Indonesia reveals USD125 billion military modernisation plan

by Jon Grevatt & Andrew MacDonald

A draft regulation from Indonesia’s presidential office has outlined the requirement for investment of USD125 billion in military modernisation through to the mid-2040s. The funding proposal is indicative of Indonesia’s military ambitions and its growing concerns about regional security.

The draft regulation – entitled ‘Fulfilling the Defence and Security Equipment Needs of the Ministry of Defence and Indonesian Armed Forces (TNI) 2020-24’ – was issued recently but requires various approvals from ministries and the House of Representatives before enactment. The investment plan also highlights Indonesia’s continuing dependency on foreign loans.

Indonesia has stated a requirement for funding worth USD125 billion in military investment through to the mid-2040s. The country’s modernisation requirements are thought to include Lockheed Martin F-16V fighter aircraft.  (Lockheed Martin)

Indonesia has stated a requirement for funding worth USD125 billion in military investment through to the mid-2040s. The country’s modernisation requirements are thought to include Lockheed Martin F-16V fighter aircraft. (Lockheed Martin)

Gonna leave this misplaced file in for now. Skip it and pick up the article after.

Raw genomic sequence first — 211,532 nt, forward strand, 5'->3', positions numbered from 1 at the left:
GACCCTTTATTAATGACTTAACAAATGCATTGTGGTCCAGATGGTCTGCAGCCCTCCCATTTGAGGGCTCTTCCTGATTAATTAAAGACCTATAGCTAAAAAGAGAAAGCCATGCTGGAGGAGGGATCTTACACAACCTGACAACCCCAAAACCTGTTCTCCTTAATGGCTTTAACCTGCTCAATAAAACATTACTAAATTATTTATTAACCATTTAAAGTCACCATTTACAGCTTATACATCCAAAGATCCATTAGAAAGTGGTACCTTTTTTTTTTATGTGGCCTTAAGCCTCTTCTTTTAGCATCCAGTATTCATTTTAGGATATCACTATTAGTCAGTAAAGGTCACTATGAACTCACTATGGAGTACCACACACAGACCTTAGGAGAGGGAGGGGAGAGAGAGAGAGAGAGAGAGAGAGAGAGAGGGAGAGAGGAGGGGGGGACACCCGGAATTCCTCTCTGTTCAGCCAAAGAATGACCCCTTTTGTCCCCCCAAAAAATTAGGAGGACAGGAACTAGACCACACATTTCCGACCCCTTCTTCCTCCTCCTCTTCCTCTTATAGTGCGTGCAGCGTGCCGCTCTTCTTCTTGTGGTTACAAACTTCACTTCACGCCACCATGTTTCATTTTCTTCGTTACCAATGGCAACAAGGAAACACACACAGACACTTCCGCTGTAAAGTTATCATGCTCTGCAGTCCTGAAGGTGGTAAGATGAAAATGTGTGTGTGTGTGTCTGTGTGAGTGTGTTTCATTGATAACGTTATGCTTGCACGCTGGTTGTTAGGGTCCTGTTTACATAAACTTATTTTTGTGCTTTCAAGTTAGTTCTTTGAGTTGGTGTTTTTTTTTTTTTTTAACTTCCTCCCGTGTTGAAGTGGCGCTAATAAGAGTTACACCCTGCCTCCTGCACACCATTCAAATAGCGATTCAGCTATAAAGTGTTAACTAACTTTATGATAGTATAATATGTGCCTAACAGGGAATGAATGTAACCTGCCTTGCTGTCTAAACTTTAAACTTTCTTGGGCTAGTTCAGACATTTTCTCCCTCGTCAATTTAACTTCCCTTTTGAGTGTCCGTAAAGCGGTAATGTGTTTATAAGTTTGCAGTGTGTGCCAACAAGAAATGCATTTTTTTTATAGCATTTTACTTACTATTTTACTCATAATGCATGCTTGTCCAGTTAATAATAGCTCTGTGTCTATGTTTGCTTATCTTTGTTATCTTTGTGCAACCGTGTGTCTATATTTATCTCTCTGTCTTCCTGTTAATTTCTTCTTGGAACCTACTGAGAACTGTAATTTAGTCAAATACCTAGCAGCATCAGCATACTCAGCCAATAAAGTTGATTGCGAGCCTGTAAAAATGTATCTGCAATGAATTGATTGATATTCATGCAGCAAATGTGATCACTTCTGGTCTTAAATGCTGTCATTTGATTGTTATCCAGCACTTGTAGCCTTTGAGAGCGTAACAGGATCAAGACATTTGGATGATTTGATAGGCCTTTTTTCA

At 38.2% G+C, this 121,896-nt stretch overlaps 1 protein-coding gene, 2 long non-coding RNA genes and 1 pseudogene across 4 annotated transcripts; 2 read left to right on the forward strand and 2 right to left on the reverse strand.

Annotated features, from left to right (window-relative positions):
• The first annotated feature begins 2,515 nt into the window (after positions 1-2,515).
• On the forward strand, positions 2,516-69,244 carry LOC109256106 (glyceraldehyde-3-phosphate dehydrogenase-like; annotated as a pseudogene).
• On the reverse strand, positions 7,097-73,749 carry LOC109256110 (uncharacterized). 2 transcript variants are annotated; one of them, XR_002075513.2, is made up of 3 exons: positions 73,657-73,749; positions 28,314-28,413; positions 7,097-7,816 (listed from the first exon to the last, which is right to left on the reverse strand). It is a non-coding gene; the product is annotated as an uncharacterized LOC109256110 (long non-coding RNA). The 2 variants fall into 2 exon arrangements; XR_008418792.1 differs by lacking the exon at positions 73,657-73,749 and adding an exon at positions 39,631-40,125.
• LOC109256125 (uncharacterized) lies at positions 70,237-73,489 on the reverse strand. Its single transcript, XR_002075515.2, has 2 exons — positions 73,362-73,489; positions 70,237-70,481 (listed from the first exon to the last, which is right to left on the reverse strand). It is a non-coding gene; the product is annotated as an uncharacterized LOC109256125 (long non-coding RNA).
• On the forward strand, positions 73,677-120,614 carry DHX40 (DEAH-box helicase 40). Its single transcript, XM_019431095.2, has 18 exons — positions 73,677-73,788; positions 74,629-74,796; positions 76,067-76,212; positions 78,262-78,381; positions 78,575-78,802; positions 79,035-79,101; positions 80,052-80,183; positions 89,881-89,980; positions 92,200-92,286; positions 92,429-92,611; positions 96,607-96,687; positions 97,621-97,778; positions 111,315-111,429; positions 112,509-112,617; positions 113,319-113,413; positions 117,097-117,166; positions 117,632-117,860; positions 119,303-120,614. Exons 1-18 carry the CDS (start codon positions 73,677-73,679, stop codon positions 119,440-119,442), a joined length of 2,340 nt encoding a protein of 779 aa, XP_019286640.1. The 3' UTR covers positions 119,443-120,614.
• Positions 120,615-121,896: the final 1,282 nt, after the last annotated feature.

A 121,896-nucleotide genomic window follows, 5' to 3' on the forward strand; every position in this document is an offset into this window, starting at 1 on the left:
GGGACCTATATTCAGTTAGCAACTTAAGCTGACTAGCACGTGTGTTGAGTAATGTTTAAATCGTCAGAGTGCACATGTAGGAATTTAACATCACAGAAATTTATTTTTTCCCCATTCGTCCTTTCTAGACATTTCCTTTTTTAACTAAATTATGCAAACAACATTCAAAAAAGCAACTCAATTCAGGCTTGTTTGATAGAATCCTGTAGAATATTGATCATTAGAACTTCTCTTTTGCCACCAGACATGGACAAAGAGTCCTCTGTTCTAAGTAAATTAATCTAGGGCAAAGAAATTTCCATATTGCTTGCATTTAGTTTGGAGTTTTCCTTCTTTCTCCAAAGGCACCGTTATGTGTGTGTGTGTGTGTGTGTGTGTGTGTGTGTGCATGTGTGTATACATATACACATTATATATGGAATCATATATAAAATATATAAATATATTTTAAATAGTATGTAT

The proposed regulation details the requirement for USD124.9 billion for TNI modernisation funding over a period of five ‘strategic plans’ each lasting five years. The first strategic plan runs 2020–24 and coincides with the final phase of the TNI’s Minimum Essential Force (MEF) programme, while the last will be 2040–44.

The document proposes funding of USD79 billion for defence equipment during this 25-year period, USD32.5 billion for sustainment, and the remaining USD13.4 billion for interest payments on foreign loans.

The regulation prioritises sourcing TNI modernisation requirements from local industry. However, it states, “In the event that domestic products cannot be [procured], then foreign products can be used.”

When defence equipment is imported, the regulation identifies the requirement to enforce “technology transfers and offsets” to support local industry’s involvement in the procurement. This industrial strategy also includes the provision of countertrade through which Indonesia seeks to export local commodities in part exchange for materiel.

https://www.janes.com/defence-news/news-detail/indonesia-reveals-usd125-billion-military-modernisation-plan

A draft regulation from Indonesia’s presidential office has outlined the requirement for investment ...

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